UPDATE: Inspired by Thad, that comment thread also featured the following:
"My name is Patti.
I live in Dallas, Texas.
My vote is my voice.
I will not be silenced."
"My name is Liz.
Dean won a delegate from my Congressional district in Tucson (thanks in no small part to the blog's support of last-minute radio ads).
My voice will be heard again and again.
Because of this campaign, I am joining the Arizona Women's Political Caucus.
"My name is Renee
I live in Columbus, Ohio
My vote is my voice
I will not be silenced
I still plan to win this thing
and trolls can bite me!"
Trolls are those who do not believe in the good doctor. Or the tooth fairy. Dean bloggers use this word much like BAMN uses "racist."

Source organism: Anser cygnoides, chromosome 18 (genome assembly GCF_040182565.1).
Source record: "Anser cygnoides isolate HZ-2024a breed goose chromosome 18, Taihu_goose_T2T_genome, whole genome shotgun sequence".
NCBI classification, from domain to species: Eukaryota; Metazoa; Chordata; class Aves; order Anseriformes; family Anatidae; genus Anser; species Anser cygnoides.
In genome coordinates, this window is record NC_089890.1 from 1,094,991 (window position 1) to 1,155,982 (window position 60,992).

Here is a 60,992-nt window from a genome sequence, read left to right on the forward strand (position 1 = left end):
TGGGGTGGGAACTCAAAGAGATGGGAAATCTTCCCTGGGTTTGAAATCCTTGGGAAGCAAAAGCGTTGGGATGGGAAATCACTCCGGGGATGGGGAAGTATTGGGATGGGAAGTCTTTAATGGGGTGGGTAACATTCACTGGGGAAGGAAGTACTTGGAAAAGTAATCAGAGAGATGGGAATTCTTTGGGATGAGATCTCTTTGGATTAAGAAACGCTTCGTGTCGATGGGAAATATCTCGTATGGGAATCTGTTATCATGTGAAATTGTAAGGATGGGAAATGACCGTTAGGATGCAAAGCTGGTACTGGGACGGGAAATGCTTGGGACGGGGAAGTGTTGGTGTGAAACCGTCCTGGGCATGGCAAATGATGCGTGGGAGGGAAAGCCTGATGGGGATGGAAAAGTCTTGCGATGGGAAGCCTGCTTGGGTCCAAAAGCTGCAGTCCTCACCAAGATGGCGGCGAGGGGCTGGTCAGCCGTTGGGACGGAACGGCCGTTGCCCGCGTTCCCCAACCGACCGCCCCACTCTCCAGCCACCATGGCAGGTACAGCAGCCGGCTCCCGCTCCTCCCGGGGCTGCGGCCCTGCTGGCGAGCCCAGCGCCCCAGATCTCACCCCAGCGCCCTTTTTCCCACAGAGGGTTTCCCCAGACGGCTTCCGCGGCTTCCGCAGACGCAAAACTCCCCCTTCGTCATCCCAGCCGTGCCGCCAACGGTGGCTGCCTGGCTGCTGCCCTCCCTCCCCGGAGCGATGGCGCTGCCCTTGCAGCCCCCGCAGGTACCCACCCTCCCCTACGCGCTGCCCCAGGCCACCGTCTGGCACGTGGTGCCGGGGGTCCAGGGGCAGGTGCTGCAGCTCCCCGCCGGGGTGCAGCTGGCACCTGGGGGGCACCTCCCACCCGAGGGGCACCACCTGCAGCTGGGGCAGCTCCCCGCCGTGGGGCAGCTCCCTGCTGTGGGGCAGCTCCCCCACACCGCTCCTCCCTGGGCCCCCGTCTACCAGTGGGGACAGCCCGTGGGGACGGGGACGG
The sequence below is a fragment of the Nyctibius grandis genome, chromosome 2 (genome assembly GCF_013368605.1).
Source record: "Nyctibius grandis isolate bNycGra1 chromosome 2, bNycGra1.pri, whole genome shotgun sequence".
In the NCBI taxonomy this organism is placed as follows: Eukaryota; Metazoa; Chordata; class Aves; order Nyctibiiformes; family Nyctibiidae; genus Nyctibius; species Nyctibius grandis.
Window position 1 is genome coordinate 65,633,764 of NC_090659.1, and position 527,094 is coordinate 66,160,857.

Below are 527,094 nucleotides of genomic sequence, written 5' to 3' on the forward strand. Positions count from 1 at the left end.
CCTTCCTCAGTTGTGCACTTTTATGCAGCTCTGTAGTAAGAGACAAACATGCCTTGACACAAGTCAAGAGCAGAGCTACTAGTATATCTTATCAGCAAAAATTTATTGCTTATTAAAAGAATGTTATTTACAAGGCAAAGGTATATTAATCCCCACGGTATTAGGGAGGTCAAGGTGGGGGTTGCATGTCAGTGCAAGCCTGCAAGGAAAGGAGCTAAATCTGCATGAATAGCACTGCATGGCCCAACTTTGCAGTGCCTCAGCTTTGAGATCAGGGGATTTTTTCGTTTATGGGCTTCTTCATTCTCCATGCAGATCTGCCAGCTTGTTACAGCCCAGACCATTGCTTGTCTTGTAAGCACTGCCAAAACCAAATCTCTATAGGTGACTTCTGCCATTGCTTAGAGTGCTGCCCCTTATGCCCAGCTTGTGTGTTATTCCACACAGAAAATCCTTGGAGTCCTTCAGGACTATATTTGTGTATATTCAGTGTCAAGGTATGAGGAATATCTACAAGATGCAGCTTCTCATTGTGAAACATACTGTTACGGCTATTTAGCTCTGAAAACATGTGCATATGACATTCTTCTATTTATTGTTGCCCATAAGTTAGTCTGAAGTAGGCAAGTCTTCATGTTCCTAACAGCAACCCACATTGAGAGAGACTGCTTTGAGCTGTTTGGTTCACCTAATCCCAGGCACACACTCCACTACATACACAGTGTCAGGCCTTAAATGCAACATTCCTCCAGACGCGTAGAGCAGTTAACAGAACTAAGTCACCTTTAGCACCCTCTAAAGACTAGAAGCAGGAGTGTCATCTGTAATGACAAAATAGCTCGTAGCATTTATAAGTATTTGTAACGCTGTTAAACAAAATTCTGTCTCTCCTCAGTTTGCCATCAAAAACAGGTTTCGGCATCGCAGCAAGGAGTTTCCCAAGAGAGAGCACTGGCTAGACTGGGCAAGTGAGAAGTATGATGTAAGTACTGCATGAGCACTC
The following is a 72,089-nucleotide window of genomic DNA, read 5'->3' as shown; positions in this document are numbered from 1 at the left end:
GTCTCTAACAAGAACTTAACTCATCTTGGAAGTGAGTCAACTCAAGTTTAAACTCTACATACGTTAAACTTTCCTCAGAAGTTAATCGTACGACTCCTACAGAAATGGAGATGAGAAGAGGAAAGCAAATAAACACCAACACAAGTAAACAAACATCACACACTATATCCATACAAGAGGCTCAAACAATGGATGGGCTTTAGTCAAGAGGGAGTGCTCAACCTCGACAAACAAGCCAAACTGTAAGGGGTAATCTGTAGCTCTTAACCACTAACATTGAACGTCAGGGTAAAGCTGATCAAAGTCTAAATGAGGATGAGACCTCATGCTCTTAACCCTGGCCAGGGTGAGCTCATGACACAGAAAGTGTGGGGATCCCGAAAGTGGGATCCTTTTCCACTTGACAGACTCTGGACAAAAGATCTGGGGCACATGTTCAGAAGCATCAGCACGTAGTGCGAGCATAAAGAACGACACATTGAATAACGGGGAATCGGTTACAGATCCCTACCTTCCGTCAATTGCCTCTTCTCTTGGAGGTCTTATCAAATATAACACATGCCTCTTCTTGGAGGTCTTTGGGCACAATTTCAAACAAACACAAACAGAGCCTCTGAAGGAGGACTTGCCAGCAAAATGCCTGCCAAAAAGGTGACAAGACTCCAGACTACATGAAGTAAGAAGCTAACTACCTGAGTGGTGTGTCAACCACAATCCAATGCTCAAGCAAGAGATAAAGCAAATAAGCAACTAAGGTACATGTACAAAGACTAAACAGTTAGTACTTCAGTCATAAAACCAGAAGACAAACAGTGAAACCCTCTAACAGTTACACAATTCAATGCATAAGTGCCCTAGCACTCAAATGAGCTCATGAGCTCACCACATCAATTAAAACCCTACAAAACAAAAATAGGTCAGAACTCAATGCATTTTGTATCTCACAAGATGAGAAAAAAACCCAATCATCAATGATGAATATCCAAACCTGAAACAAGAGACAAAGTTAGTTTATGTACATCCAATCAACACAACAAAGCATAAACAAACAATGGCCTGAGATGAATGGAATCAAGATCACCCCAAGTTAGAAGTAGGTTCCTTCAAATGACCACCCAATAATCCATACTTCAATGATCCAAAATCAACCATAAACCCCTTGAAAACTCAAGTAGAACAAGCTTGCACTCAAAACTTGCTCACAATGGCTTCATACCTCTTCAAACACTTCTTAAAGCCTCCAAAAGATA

"My name is Dan
I live in the Boston suburbs, Massachusetts
My vote is my voice
I will NOT be silenced!
We gonna open up a barrel-'o'-whup-a$$
...for our own corrupt waffler...
......in his home state!"
" My name is Reality
I live directly behind Karl Rove
I hope he doesn't stop too quickly
or I will be silenced"
...which I don't entirely understand, and this:
"What a great idea for a super ad!!! 10-15 people repeating this:
My name is ABC
I live in X, Y
My vote is my voice
I will not be silenced
I wonder what song could go best with this message..."
With grassroots ideas like that, it's a shock Dean's not got this locked up already. Honestly. I guess the trouble is that the Deaniacs see themselves as the most attractive part of Dean, whereas the rest of the world sees them as one of the more frightening parts. And then it grows: